Charles Hugh Smith’s blog “Of Two Minds” is an excellent read for those of you who are beginning to look outside the mainstream for different political and economic perspectives, including the motivations and activities of the so-called “Deep State”.
His latest blog entry “The Ultimate Long Game: Autarky and Resilience” speaks directly to those Standardistas who understand that today’s mainstream political parties (and their cadres of establishment loyalists) have no willingness or ability to acknowledge the very new and very difficult world we in the formerly privileged west are all now entering.
Smith includes a description (from Mike Lofgren) of what the “Deep State” is, from a US perspective:
“I use the term to mean a hybrid association of elements of government and parts of top-level finance and industry that is effectively able to govern the United States without reference to the consent of the governed as expressed through the formal political process.”
He suggests that today, at least some elements of the Deep State believe that neocon military interventionism as a doctrine has been a total disaster for the USA.
He goes on to state that the “Emergent Deep State” in the USA is formulating a new long game strategy focussed on a completely different philosophy:
While many understandably view the Deep State as being wedded to globalization and centralized one-world power structures, I see the Emergent Deep State in the U.S. pursuing a much different Long Game: autarky (self-sufficiency), and the geopolitical influence that flows from an abundance of the FEW resources, my term for the essential resources of food, energy and water.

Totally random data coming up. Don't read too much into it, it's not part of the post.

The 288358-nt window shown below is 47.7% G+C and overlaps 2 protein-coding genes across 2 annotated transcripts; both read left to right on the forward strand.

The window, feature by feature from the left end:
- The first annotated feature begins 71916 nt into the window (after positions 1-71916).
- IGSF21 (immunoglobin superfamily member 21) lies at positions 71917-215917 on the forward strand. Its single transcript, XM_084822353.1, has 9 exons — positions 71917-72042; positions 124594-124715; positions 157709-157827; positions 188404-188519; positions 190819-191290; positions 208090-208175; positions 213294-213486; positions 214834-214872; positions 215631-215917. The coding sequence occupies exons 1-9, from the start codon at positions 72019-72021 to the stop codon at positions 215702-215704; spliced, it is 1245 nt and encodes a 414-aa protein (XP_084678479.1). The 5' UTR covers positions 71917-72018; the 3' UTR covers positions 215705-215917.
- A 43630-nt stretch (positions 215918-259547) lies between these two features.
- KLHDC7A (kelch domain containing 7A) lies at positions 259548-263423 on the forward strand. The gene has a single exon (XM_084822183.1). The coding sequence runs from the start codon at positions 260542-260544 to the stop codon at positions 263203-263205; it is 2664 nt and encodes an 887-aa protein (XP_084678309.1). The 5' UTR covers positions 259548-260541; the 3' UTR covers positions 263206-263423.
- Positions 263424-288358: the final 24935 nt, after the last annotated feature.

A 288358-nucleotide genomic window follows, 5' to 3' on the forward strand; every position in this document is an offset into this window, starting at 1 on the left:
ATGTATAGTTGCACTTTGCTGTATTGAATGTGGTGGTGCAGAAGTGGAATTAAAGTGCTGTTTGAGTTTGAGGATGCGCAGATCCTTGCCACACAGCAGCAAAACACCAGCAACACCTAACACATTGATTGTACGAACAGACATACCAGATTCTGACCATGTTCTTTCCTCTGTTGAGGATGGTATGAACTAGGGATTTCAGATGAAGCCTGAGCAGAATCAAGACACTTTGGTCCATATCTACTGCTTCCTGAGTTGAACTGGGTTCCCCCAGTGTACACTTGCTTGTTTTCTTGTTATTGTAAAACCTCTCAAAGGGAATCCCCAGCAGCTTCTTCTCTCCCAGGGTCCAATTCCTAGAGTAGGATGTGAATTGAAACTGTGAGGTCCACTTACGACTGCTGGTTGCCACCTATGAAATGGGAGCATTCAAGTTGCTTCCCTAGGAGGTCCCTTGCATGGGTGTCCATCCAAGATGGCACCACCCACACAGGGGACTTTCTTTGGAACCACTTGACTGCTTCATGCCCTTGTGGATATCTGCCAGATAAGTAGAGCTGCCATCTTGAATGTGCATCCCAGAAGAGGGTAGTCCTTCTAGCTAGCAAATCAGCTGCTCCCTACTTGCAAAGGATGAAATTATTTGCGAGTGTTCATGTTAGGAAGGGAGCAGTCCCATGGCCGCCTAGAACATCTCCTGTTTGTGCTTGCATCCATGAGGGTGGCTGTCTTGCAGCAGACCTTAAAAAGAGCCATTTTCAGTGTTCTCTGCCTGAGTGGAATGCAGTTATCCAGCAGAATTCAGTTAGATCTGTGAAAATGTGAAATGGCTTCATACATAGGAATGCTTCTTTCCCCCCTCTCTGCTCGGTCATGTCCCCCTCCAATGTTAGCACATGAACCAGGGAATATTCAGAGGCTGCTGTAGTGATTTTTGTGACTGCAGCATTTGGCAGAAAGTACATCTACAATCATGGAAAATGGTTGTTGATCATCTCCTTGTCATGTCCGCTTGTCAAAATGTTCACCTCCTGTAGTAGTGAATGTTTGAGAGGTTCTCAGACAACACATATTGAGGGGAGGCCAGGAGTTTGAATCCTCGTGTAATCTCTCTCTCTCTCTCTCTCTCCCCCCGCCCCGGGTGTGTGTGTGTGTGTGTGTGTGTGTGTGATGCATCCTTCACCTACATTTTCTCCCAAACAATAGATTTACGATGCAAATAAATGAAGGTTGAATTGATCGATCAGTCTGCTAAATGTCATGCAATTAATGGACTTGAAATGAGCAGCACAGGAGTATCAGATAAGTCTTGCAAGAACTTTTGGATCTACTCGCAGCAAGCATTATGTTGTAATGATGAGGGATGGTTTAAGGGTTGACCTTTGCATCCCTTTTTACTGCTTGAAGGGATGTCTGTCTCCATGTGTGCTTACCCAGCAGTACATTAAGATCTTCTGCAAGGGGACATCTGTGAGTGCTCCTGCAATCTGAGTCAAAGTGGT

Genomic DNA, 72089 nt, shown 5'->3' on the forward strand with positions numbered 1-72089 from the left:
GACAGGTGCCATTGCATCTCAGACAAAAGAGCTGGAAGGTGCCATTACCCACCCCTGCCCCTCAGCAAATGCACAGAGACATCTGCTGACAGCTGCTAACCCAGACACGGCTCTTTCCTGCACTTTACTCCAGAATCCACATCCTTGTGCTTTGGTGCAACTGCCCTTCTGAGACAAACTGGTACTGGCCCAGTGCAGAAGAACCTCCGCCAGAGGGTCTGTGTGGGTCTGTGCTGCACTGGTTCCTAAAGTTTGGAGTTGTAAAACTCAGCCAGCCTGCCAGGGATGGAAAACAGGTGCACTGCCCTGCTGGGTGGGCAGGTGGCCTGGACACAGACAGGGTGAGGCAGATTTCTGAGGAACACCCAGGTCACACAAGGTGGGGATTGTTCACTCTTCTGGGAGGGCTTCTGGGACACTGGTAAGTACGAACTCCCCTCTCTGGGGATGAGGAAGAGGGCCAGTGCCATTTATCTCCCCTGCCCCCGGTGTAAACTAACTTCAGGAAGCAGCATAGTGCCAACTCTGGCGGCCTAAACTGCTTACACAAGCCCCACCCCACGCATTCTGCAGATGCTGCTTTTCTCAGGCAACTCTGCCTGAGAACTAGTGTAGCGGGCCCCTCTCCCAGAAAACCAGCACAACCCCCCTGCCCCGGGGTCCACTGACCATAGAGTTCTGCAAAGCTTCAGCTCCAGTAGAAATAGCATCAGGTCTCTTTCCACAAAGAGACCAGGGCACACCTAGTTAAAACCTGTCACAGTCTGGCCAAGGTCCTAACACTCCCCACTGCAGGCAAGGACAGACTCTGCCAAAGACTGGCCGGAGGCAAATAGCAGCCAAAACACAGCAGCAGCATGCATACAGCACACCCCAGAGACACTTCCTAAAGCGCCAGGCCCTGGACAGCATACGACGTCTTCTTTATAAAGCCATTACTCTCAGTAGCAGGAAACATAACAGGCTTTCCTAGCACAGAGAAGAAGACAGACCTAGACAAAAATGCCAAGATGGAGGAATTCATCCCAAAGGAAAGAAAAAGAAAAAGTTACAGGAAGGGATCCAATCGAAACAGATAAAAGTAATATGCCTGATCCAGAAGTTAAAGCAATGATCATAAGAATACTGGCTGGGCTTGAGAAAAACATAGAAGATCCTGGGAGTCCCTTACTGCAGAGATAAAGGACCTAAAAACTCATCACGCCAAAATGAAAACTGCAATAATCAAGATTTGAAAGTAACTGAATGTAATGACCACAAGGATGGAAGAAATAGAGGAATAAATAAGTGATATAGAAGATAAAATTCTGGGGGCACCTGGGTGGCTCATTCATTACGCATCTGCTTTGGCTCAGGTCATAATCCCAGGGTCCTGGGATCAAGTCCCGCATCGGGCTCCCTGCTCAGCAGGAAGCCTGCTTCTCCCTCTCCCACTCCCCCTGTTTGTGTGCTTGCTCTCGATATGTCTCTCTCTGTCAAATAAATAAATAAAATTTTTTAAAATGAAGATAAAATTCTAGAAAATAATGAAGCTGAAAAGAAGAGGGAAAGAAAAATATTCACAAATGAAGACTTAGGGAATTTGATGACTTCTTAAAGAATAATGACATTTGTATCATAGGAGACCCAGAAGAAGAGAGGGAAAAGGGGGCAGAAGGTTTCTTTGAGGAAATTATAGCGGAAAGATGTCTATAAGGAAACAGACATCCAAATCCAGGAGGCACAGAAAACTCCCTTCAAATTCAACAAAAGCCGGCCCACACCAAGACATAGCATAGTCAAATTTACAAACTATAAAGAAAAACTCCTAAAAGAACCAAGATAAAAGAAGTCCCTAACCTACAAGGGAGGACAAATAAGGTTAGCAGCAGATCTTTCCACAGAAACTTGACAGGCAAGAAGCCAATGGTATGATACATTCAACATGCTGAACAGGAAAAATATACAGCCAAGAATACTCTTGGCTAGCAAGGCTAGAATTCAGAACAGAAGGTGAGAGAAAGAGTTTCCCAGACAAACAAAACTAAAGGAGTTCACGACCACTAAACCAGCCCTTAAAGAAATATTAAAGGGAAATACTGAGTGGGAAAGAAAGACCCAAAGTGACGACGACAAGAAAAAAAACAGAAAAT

(These are related, of course; with no energy and no water, you won’t have any food, either.)
In addition to the FEW resources, autarky requires a culture of innovation, flexible social structures and multiple ladders of social mobility.
To Smith, the Deep State understands the coming challenges of climate change impacts and the loss of fossil fuels:
The Emergent Deep State is keenly aware that geopolitical influence in the future will rest heavily on the potential impact of devastating crop failures, the resilience of nation-states in terms of water / food /energy supplies and the ability to export surplus energy and food to friends. Put bluntly: enemies starve, friends get to eat–if they recognize the value of what you’re offering.
Not every nation has the social and economic flexibility needed to survive the future. The key dynamic is the resilience of the institutions that make up the nation-state and its Deep State: a nation-state with rigid hierarchical elites, little social mobility, limited FEW resources, a brittle social structure and a fear of innovation is a fragile nation-state that is one reasonably good famine away from collapse.
One simple comment that Smith made struck home with me, and our situation here in NZ:
When push comes to shove (and it will), nothing will have any value except food and the resources needed to grow it: water and energy.
Food and water are two things that NZ can become very, very good at. And other countries will want those resources from us, either by fair means or foul.
Smith talks about this as the critical FEW (i.e. Food Energy Water) resources which are going to make the difference in the future, especially in combination with a nation that exhibits a highly flexible, adaptable and decentralised cultural/societal competence.
Currently no political force in this country is talking about these issues as being pivotal. Perhaps it’s time to convince them to do so.